* Manafort indicted in Russia investigation
* Spanish markets climb on Catalonia relief
* Dow, S&P retreat; Nasdaq climbs modestly (Updates with U.S. market open, changes dateline; previous LONDON)
By Chuck Mikolajczak
NEW YORK, Oct 30 (Reuters) - Gains in European stocks, led by a bounce in Spain, helped push a gauge of global equities to an intraday record, while Wall Street edged lower after a strong rally last week.
U.S. traders appeared to shrug off the first charges related to a probe of possible Russian interference in last year's U.S. election.
Paul Manafort, a former campaign manager for U.S. President Donald Trump, and an associate were indicted by a federal grand jury on 12 counts, including conspiracy against the United States and money laundering, the federal special counsel's office said on Monday.
The Dow and S&P 500 retreated slightly, on the heels of seven straight weeks of gains that left both indexes at record levels. The Nasdaq was modestly higher after scoring its best weekly gain in nearly a year last week.
"The Manafort news was probably what most people expected if they had to pick the person that was likely to be indicted, so I don’t think that really changed people’s perception of the political situation," said Rick Meckler, president of investment firm LibertyView Capital Management in Jersey City, New Jersey.
"The market has just shown an ability to just shrug off a lot political issues surrounding the Trump administration and just focus on the earnings, which for the most part have been pretty good."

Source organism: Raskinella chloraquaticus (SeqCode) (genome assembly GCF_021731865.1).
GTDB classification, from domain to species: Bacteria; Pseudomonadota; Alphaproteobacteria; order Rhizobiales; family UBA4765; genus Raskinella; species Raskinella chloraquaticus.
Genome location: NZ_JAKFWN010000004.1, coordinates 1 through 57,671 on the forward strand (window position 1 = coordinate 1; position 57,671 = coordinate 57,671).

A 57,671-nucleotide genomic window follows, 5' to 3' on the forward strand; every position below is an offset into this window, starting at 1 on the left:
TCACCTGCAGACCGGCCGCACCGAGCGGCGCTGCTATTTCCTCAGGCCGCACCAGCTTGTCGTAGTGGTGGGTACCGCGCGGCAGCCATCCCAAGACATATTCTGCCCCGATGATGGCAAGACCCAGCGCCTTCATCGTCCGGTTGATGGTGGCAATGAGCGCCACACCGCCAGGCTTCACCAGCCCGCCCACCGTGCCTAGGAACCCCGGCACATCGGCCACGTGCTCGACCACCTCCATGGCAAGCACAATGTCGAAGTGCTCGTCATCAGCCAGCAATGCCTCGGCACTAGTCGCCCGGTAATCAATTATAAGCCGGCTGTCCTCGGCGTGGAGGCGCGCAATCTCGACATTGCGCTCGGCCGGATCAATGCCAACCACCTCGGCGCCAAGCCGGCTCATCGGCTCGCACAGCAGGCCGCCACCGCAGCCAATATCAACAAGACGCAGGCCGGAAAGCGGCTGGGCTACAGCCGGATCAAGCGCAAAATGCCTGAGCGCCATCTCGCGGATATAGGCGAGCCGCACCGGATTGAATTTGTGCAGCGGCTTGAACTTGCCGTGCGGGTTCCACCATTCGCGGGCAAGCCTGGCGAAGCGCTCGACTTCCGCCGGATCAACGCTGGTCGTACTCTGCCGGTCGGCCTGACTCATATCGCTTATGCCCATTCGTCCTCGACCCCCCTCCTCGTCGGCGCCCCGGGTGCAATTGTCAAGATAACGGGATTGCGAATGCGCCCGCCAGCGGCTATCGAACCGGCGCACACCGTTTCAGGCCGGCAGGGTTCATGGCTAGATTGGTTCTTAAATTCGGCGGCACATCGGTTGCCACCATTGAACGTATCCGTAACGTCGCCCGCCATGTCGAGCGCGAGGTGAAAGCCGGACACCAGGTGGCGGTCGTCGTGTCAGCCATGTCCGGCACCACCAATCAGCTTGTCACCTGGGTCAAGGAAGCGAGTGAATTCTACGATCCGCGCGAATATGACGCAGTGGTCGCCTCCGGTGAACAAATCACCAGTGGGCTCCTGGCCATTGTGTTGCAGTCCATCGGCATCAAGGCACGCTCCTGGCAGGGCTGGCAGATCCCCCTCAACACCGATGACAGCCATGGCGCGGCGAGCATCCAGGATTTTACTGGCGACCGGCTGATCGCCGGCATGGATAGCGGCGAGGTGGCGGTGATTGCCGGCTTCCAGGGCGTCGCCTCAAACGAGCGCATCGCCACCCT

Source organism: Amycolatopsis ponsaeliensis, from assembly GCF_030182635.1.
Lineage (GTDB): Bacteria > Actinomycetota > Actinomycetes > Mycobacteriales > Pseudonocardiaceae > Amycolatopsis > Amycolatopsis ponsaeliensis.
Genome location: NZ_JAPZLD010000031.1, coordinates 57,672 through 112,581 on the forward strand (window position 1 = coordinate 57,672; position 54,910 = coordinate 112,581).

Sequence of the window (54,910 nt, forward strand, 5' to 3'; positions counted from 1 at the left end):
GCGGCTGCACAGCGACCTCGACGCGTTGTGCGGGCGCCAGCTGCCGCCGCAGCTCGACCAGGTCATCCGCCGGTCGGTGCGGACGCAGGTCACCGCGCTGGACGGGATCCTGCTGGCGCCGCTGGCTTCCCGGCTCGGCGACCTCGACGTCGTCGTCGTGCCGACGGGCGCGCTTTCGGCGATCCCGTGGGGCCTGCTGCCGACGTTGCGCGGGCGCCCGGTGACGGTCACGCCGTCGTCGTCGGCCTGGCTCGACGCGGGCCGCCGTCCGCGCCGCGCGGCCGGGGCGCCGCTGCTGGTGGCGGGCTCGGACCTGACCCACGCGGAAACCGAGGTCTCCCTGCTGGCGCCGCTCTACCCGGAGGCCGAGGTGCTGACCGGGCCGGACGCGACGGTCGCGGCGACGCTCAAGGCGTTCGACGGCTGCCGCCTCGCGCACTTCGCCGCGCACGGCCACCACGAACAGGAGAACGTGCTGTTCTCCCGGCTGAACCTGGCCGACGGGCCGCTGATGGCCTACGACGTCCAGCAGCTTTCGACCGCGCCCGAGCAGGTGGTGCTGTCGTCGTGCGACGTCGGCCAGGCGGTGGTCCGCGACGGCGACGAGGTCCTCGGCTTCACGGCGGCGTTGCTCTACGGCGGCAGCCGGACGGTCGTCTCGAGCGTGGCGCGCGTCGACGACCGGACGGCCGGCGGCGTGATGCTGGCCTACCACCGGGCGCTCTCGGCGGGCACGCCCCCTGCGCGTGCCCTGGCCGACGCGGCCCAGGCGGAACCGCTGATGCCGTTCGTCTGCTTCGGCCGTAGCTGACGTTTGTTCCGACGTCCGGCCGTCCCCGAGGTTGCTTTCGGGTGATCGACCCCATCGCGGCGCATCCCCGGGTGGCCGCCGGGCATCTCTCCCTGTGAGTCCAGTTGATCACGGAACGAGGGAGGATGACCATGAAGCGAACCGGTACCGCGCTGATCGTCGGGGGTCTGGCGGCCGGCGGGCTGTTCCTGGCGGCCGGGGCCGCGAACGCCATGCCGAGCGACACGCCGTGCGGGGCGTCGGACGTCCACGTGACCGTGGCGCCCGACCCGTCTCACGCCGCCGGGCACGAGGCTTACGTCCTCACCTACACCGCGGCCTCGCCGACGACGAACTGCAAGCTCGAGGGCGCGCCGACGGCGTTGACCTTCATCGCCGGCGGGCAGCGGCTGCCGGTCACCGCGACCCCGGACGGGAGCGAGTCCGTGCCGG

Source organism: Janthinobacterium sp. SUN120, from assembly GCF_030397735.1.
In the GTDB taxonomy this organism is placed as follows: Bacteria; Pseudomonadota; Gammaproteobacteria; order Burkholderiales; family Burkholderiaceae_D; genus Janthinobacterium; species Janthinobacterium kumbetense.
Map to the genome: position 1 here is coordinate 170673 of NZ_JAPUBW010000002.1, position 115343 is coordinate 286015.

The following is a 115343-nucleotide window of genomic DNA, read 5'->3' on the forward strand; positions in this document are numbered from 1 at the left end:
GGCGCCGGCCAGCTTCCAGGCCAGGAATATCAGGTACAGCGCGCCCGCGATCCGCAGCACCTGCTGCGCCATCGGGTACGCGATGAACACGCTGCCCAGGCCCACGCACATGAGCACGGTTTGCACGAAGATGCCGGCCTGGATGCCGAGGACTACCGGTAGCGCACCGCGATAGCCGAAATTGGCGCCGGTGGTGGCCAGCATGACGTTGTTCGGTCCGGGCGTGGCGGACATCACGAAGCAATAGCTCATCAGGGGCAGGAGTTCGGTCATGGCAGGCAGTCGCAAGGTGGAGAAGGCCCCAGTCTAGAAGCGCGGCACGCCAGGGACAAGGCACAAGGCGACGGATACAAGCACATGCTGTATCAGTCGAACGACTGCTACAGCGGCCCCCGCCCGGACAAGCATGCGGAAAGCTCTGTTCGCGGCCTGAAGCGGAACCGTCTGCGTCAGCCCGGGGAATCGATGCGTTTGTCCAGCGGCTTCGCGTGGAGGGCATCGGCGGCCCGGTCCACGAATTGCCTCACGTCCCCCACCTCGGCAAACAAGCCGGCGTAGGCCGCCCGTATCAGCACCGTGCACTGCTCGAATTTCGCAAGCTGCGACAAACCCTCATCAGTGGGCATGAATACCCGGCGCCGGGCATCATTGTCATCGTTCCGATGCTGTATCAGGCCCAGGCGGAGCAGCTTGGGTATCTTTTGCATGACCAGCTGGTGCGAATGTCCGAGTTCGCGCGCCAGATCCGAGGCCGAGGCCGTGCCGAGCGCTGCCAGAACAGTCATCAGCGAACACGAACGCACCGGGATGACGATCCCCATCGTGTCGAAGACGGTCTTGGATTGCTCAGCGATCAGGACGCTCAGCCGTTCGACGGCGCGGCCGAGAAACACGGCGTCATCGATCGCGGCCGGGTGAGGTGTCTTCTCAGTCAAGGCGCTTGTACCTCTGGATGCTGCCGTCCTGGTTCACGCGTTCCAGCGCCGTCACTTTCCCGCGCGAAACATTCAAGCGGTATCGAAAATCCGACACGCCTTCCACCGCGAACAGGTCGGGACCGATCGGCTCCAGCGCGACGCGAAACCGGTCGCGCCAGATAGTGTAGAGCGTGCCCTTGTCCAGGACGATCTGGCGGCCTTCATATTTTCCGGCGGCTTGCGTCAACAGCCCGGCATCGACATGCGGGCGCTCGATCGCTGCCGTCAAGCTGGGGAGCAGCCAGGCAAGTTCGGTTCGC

MSCI's world equity index, which tracks shares in 47 countries, gained 0.08 percent to top the record hit on Oct. 23. The index has surged 17.7 percent so far in 2017, and is on pace to notch its best annual performance since 2013.
Spanish markets supported European shares after an opinion poll smoothed investors' concerns over Catalan secession. Spanish stocks were up 2.56 percent and set for their best day since Oct 5.
Spain's benchmark 10-year bond yield last yielded 1.504 percent, down from 1.583 percent late on Friday.
The pan-European FTSEurofirst 300 index rose 0.15 percent. European stocks have rallied this year on a healthier economy, coupled with convincing growth in corporate earnings and a reduction in political risk.
U.S. Treasury prices gained to start a week of policy meetings by three major central banks, a steady stream of economic data and the expected announcement of a new Federal Reserve chair.
Benchmark 10-year notes last rose 12/32 in price to yield 2.3865 percent, down from 2.428 percent late on Friday.
Trump is likely to pick Federal Reserve Governor Jerome Powell as the next head of the U.S. central bank, a source familiar with the matter said on Monday.
Data on Monday showed U.S. consumer spending recorded its biggest increase in more than eight years in September, likely as households in Texas and Florida replaced flood-damaged motor vehicles. But underlying inflation remained muted.
The Bank of England is widely expected to raise rates on Thursday, reversing its monetary easing following Britain's June 2016 vote to leave the European Union, while the Federal Reserve is expected to hold rates steady. The Bank of Japan will also issue a rate decision this week.
The dollar index fell 0.24 percent, with the euro up 0.12 percent to $1.1622.
Reporting by Chuck Mikolajczak; Editing by Dan Grebler